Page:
Charcoal Making

Man stands in earthen hut.
Lafayette Houck, Hopewell's last known collier, demonstrated charcoal making to the Civilian Conservation Corps in 1936.

NPS Photo/HOFU Photographic Archives

Charcoal is one of the three resources that go into making iron; the other two are iron ore and a flux, usually limestone. Of the three, it is the only renewable resource, but also the most expensive one to acquire. It cannot simply be mined, but must be created through a time-consuming, delicate process. An immense amount of charcoal was required to keep a furnace the size of Hopewell’s running. When it was “in blast,” the furnace would consume 800 bushels of charcoal per day.

Fueling the Furnace
Using charcoal to make iron is a process that came to the colonies from England. In the 1770s, when Hopewell Furnace first began making iron, charcoal was the only fuel available. The 19th century, however, brought experiments in the process through the use of hard anthracite coal in place of the softer charcoal. In 1837 iron furnaces were successful in producing iron using anthracite coal with the use of a hot air blast.

Though anthracite coal was briefly tried at Hopewell, it never caught on as well here as it did in other places due to the expense of hauling the coal to Hopewell. The furnace hung on as a charcoal furnace for over four decades after most of the iron industry shifted from charcoal to anthracite coal, but in 1883 Hopewell Furnace “blew out” for the final time, losing in business to the cheaper anthracite furnaces.


The Rise of Axes and the Smell of Charcoal
Throughout the furnace’s history, woodcutters were the largest group of furnace employees. Of the nearly 250 workers on the payroll from 1835 to 1837, more than 100 were wood- cutters. Since most woodcutting was done in the winter, many of them were part-time employees; neighboring farmers with time on their hands, unemployed boys, and even women hoping to earn a few dollars. Using only axes, woodcutters averaged two cords per day.

While this may appear to be a large quantity of wood, when converted to charcoal this was only enough to keep the furnace operating for about 2 1⁄2 hours. The average charcoal hearth consumed 30 cords of wood to produce around 1100 bushels of charcoal, enough to keep the furnace operating for 1 1⁄2 days. The annual requirement for charcoal at Hopewell consumed 5000 to 6000 cords of wood, or more than 200 acres of woodlands each year.

Despite popular myths, charcoal making did not lead to the deforestation of the area. The best kind of wood for making charcoal was hardwood trees that were 20-25 years old. A furnace with about 6,000 acres of forest could create a system in which woodcutters would cut what they needed from a specific area, then take measures to prevent livestock from eating the new “shoots,” and 20 years later, woodcutters would work their way back around to this area and cut again.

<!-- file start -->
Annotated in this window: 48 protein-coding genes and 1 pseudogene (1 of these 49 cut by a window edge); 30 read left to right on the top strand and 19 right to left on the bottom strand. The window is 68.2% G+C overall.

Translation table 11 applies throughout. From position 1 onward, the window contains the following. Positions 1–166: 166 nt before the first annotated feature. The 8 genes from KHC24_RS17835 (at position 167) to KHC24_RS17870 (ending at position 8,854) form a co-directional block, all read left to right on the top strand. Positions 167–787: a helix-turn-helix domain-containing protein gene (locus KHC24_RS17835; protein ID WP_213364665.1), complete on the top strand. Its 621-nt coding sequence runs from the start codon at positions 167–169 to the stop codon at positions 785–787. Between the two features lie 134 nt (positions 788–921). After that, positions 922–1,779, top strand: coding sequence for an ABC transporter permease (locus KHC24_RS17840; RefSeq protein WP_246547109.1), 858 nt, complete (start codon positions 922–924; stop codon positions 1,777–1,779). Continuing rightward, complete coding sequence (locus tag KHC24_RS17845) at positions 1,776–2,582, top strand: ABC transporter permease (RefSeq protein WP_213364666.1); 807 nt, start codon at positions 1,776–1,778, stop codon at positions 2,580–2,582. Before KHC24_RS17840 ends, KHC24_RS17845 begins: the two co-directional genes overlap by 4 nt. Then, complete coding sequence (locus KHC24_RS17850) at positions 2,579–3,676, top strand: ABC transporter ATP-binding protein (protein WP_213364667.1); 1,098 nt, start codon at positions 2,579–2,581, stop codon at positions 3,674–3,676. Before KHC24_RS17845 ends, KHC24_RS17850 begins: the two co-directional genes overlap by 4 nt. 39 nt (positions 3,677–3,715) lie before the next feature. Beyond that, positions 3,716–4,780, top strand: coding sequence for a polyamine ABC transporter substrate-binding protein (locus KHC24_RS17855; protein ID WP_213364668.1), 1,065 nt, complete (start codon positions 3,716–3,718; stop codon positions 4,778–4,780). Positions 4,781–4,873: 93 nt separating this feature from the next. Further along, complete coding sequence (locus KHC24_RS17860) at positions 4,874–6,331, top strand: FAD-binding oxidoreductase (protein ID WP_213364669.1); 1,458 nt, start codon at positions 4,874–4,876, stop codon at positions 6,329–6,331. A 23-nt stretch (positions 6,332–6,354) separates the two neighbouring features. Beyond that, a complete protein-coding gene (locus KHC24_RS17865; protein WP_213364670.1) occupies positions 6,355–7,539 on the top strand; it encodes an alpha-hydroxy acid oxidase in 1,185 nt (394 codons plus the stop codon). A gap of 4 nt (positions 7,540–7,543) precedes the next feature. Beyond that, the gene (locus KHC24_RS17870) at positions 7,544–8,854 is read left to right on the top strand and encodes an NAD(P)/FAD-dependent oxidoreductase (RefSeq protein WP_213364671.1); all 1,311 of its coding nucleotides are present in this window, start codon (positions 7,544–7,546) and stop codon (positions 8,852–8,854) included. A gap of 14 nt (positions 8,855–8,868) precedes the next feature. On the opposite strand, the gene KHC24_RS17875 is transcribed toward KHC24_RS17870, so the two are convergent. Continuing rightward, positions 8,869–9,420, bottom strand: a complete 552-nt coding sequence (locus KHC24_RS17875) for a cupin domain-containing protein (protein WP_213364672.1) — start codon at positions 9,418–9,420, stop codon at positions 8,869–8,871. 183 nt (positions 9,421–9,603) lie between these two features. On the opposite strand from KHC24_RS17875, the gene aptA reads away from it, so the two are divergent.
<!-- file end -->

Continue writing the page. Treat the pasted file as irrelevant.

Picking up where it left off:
Making Chacoal
Making charcoal requires constant attention to the charcoal pits, or hearths, which averaged in size from 30-40 feet in diameter. For this purpose a collier would live in a makeshift hut with one or two helpers who would tend up to 8 or 9 pits at one time. There can be no break in the vigilant watching of the pits from the moment they are lit until the moment the teamster drives away with the final load of charcoal. The process includes numerous steps:

  • The pit, or hearth, is cleared of vegetation and made as level as possible.

  • An 18-foot green pole of wood, called a “fagan” is driven into the ground at the center of the hearth.

  • A three-cornered chimney with an 8-inch opening is built around the fagan.

  • Wood is added around this chimney in three layered tiers that spread out around the chimney to the edge of the hearth. The bottom tier is referred to as the “foot”, followed by the “waist,” and then the “head” at the top.

  • All possible air holes and spaces are filled in with the remaining pieces of wood.

  • The pit is covered with a layer of leaves and dust.

  • The chimney is filled to within a foot of the top with kindling.

  • Red coals from the collier’s cooking fire are shoveled into the kindling- filled chimney.

  • The pit is carefully monitored for air holes in the surface, which were filled by “jumping the pit,” or stepping around, finding soft spots, and adjusting the wood to fill them in. Also, vents can be made on purpose to draw the fire in certain directions to be sure that all of the wood is turned into charcoal.

  • In about 10 days to 2 weeks, the pit “comes to foot” meaning that the wood has been turned into charcoal.

  • The pit is then raked out slowly and carefully starting at the foot in the place where the dust is driest.

  • The charcoal that is separated from the pit is carefully watched until all signs of fire have gone out of it.

  • Charcoal is loaded onto the teamster’s wagon and brought to the furnace charcoal house.

  • Pieces of wood that failed to be turned into charcoal were placed in smaller pits and burned into charcoal over the course of a few days. This is called “foxing the brands.”


Keeping the Tradition Alive
To keep the charcoal-making process alive at Hopewell, a program was put together in 1936 during which 82-year-old Lafayette Houck, one of Hopewell’s last colliers, and his son, William, gave a living demonstration of the life of a collier. To this day we continue to have charcoal-making demonstrations, which produce charcoal using traditional methods with the support of numerous dedicated volunteers.

Last updated: August 19, 2020

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